Have you considered medication?
No matter how gently and kindly put, it’s a question that parents of a special needs child wish they didn’t have to hear. Deciding whether and when to use medication for a child is difficult for many reasons: children can’t give consent, medications often have side effects and the long-term effects on brain and body are sometimes unknown. Although parents have the final say, the child’s team (teachers, therapists and doctors) will also have opinions. And parents can feel pushed and pulled between different agendas and perspectives.
To make these decisions, we’ve come to rely on three strategies: considering the side effects of inaction as well as action, clearly identifying treatment goals and tracking progress toward those goals. Here’s how we applied those strategies in situations where we had to decide whether to use medication.
Our son has ADHD (Attention Deficit Hyperactivity Disorder) as a secondary diagnosis. When his team started pushing early (in preschool!) for medication to help our son focus, we did not feel comfortable – he was enrolled in a play-based program with limited academic expectations. But when he started elementary school, we wanted him to learn important academic skills such as reading, writing and math.
We discussed our ambivalence about ADHD treatment with our son’s developmental pediatrician. He advised us to think about the side effects of NOT using medication, as well as the side effects of using medication. ADHD medications have side effects such as suppressing appetite and making sleep more difficult, but without this medication, our son simply could not focus enough at school to learn effectively.
His developmental pediatrician also advised us to identify the goals for treatment, in this instance maximizing our child’s ability to learn crucial skills for independence and self-sufficiency (e.g., reading and math skills). When we considered the side effects of inaction and our goals for using the medication, we decided to treat him for ADHD. His teachers reported clear progress – he was able to focus for longer periods of time and to complete tasks more effectively. We had to try different medications and dosages, but eventually we found a medication that helped to manage his ADHD.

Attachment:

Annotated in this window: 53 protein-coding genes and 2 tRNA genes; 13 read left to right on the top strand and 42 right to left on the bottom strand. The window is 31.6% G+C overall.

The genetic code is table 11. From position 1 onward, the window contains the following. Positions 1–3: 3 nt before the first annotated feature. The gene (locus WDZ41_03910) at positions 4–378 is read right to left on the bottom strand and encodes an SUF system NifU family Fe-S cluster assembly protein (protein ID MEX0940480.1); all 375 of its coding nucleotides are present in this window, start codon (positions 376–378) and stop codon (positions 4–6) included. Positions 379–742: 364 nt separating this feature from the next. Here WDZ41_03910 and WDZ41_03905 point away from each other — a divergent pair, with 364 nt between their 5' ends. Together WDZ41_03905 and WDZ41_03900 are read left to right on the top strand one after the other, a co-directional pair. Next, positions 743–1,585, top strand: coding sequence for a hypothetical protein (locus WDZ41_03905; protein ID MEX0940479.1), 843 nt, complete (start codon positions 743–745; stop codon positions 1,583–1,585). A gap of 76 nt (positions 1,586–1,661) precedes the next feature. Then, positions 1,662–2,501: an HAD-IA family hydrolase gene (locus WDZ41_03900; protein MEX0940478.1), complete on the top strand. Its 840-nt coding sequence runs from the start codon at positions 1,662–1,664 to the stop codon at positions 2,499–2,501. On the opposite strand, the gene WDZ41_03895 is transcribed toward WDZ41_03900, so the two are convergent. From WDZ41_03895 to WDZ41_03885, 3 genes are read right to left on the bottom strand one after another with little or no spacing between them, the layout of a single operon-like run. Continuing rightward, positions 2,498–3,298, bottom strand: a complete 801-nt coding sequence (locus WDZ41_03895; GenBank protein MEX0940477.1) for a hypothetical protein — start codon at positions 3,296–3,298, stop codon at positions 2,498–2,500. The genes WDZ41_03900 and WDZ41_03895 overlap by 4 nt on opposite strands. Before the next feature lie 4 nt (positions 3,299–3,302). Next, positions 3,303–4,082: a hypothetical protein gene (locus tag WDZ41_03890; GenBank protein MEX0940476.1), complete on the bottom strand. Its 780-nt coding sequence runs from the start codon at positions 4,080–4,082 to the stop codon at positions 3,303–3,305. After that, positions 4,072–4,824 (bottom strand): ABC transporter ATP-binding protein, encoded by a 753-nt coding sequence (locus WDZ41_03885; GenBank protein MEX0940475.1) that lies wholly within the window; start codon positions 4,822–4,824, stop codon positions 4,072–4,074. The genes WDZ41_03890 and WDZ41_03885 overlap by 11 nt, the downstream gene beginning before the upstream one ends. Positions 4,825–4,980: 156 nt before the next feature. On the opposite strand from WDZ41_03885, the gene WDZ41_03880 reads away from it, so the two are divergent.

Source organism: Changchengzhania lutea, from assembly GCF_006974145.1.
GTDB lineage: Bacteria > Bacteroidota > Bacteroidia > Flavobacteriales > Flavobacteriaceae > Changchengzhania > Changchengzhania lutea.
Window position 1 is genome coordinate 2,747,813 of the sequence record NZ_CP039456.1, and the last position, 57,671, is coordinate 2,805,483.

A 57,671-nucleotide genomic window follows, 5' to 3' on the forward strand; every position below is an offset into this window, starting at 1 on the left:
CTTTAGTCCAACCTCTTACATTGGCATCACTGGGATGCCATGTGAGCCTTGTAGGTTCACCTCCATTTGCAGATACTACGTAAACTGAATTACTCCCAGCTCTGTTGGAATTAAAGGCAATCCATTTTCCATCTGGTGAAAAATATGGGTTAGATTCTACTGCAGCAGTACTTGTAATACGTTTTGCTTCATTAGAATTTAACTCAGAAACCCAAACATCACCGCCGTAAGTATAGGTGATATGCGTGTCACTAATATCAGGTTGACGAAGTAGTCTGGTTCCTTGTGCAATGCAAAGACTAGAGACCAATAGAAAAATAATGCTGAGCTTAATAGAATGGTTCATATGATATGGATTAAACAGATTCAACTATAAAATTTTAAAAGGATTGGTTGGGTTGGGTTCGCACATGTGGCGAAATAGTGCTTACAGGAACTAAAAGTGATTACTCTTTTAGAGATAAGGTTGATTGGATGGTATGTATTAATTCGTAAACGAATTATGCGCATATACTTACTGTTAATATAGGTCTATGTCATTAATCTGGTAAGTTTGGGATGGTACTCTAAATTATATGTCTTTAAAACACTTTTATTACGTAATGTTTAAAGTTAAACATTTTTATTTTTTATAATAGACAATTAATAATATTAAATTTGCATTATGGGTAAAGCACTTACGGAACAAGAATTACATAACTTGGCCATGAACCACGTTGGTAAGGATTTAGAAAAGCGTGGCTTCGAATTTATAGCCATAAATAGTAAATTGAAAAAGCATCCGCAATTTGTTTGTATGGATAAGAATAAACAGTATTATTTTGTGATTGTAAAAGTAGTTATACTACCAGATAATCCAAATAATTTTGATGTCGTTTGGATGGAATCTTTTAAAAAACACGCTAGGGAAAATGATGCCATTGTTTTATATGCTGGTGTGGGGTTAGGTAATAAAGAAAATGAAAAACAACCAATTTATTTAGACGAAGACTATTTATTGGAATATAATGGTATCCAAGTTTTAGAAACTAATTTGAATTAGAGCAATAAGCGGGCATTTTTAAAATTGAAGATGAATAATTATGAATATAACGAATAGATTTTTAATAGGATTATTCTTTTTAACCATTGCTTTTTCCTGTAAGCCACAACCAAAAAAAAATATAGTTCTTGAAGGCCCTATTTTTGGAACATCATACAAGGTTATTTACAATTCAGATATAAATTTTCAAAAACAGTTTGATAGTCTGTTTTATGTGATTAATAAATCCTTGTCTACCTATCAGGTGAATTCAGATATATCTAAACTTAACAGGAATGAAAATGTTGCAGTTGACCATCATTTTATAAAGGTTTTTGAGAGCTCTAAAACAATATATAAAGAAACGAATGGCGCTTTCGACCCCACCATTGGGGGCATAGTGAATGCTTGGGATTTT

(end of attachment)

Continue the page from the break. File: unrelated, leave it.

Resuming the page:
Almost two years ago, our son started having seizures, which needed to be controlled with medication. That was an easy choice. The side effect of not medicating him would be uncontrolled seizures. Our goals for treatment were to stop the seizures, and to keep him safe and healthy. Since he started the medication, he’s been seizure-free.
More recently, we had to decide whether to put our son on a medication that would help stabilize his moods. This choice felt particularly difficult. I felt guilty for considering medication that would make him easier to manage. Was it only for my benefit? We applied our analytical framework. The side effects of not treating him were angry outbursts several times a day and difficulty recovering from tantrums that could last several hours. Our goals were to minimize his outbursts and increase his ability to cooperate, participate in group activities, and follow directions. Before starting a trial of the medication, we coordinated with his school to track his behavior with a Functional Behavioral Analysis (FBA). To develop an FBA, a school-based behavioral specialist takes detailed notes to identify and understand the triggers for his problem behaviors and creates a plan to address them. School staff track progress against specific outcomes, such as number of tantrums and ability to participate in group activities. The behaviorist used the outcomes data to create a graph that showed a remarkable improvement in his problem behaviors at school. Because our son was less angry and prone to outbursts, he could participate more fully in classroom activities. Plus, he was easier to manage at home.
While it’s not an easy choice, medication can be another tool for supporting a special needs child. These three strategies – considering the side effects of inaction as well as action, defining the goals for treatment and tracking progress toward those goals – provide us with a clear and consistent framework for making decisions about whether and when to medicate.